EU restarts legal action against UK in clash over Brexit bill
The European Union is restarting infringement proceedings against the UK and will launch two new legal actions after London proposed legislation to override part of the Brexit withdrawal agreement, according to an EU official.
The UK0s plan to unilaterally disapply an international agreement is a breach of international law, said the official, who declined to be named on a confidential issue. Scrapping the role of the European Court of Justice in governing disputes is out of the question, the official said Wednesday.
The new infringement cases being launched by the bloc concern the UK’s failure to carry out its obligations under the EU’s sanitary and phytosanitary rules, the official added.
The European Commission started a formal infringement process in March 2021 over implementation of the Northern Ireland protocol, which keeps the area in the EU’s single market while creating a customs border with the rest of the UK. The EU’s executive arm said at the time that unilateral decisions and international law violations by the UK defeated its very purpose and undermined trust between Brussels and London.
The legal action over alleged breaches of the protocol was paused last year to give the two sides space to negotiate. Infringement proceedings could ultimately lead to financial penalties being imposed on the UK, but the cases will play out over the course of many months.
UK Prime Minister Boris Johnson is heading for a fresh fight with his own Conservative Party over his proposed legislation published Monday, which would give ministers the power to unilaterally rewrite the bulk of the protocol. The new bill is likely to run into trouble in Parliament’s unelected upper chamber - the House of Lords - where peers have repeatedly pushed back on efforts to override the Brexit agreement.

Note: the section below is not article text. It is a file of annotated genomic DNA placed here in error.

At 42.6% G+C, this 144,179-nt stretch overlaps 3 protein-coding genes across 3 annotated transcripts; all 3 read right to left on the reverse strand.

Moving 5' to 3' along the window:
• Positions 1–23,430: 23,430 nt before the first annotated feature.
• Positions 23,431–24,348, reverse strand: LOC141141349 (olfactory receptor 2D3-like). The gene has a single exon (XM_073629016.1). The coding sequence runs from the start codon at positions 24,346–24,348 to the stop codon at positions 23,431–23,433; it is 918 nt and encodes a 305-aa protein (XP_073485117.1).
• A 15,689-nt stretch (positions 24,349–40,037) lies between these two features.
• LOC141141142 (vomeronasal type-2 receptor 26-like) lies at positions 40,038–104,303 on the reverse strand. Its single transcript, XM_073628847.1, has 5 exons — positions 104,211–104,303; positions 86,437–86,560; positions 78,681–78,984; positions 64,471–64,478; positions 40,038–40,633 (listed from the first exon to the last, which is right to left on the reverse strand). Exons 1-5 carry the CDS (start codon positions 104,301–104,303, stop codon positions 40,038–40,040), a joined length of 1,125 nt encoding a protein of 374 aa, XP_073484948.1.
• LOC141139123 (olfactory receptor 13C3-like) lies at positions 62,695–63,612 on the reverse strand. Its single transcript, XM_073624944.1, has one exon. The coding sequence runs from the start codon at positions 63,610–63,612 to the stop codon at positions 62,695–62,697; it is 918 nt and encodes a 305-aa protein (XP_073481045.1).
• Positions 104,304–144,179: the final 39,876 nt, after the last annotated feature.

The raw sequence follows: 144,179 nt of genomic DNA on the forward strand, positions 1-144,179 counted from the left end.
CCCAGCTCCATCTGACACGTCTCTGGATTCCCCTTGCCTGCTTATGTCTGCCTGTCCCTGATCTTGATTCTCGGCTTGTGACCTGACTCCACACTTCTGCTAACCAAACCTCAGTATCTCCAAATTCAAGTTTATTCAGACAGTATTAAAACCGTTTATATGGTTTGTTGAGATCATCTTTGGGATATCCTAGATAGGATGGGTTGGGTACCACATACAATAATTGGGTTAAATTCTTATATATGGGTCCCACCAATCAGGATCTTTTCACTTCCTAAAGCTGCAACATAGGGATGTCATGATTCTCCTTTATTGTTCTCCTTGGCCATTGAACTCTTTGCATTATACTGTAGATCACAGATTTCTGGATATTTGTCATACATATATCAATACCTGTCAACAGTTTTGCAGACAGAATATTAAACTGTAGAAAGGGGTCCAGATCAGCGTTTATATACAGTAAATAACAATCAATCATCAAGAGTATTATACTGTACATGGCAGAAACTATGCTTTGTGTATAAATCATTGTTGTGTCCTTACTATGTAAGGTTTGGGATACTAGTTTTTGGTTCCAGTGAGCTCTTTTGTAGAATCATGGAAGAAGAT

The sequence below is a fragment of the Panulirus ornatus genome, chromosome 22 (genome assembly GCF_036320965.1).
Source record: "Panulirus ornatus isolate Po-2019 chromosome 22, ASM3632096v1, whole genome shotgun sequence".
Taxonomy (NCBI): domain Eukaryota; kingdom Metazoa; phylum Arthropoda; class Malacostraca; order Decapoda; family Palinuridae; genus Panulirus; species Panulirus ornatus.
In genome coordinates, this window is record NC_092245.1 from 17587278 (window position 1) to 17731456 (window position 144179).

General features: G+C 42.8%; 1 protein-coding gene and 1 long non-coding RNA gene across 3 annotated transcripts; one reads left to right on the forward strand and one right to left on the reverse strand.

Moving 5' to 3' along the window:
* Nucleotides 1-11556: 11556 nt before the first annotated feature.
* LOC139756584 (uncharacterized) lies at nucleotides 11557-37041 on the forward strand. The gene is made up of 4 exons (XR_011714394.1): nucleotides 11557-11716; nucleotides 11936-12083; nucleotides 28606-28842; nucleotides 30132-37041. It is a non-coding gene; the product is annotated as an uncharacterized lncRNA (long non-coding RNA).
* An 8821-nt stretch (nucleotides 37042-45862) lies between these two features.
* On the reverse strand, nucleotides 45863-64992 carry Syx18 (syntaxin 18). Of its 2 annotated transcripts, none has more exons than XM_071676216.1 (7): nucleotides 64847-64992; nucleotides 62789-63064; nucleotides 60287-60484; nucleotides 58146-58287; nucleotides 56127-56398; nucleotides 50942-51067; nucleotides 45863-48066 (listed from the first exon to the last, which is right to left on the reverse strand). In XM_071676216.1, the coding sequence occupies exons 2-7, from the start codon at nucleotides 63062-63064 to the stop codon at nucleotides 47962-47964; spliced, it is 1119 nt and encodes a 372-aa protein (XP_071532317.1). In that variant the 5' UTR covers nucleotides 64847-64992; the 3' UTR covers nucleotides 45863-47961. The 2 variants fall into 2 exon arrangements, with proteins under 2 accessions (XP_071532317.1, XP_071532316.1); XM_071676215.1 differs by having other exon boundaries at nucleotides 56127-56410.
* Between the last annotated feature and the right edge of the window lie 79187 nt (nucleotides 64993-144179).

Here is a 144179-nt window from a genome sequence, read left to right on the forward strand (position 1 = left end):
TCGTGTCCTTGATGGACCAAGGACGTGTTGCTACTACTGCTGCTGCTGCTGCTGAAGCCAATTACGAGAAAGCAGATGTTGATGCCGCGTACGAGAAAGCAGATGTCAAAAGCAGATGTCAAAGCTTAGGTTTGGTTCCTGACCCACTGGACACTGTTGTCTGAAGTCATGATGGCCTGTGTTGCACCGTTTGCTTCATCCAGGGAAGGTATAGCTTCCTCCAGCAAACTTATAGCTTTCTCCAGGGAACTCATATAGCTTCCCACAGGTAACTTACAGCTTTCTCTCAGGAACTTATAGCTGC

The bill would allow ministers to introduce green and red trade channels, separating goods just flowing between Britain and Northern Ireland from goods intended for the EU. It would also strip the ECJ of its role in settling disputes over the Brexit deal in the region, allowing instead an independent arbitration panel to oversee legal issues.
Other options open to the EU include suspending its trade agreement with Britain, stopping the privileged access UK companies have to the single market and halting talks over the status of Gibraltar.
EU financial services commissioner Mairead McGuinness told Bloomberg TV earlier Wednesday that Johnson’s push is driven more by internal politics than a concern for the region.
“I think this is about politics in the Conservative Party,” McGuinness said. When the referendum to leave the EU took place six years ago, “do you remember much discussion about Northern Ireland, its needs, its difficulties?”
Johnson’s ministers have shifted the justification for rewriting the protocol, from focusing primarily on trade disruption to the threat to Northern Ireland’s fragile politics. The Democratic Unionist Party balked at the rules Johnson signed up to, and is now refusing to take its place in Northern Ireland’s power-sharing government until the protocol is removed.
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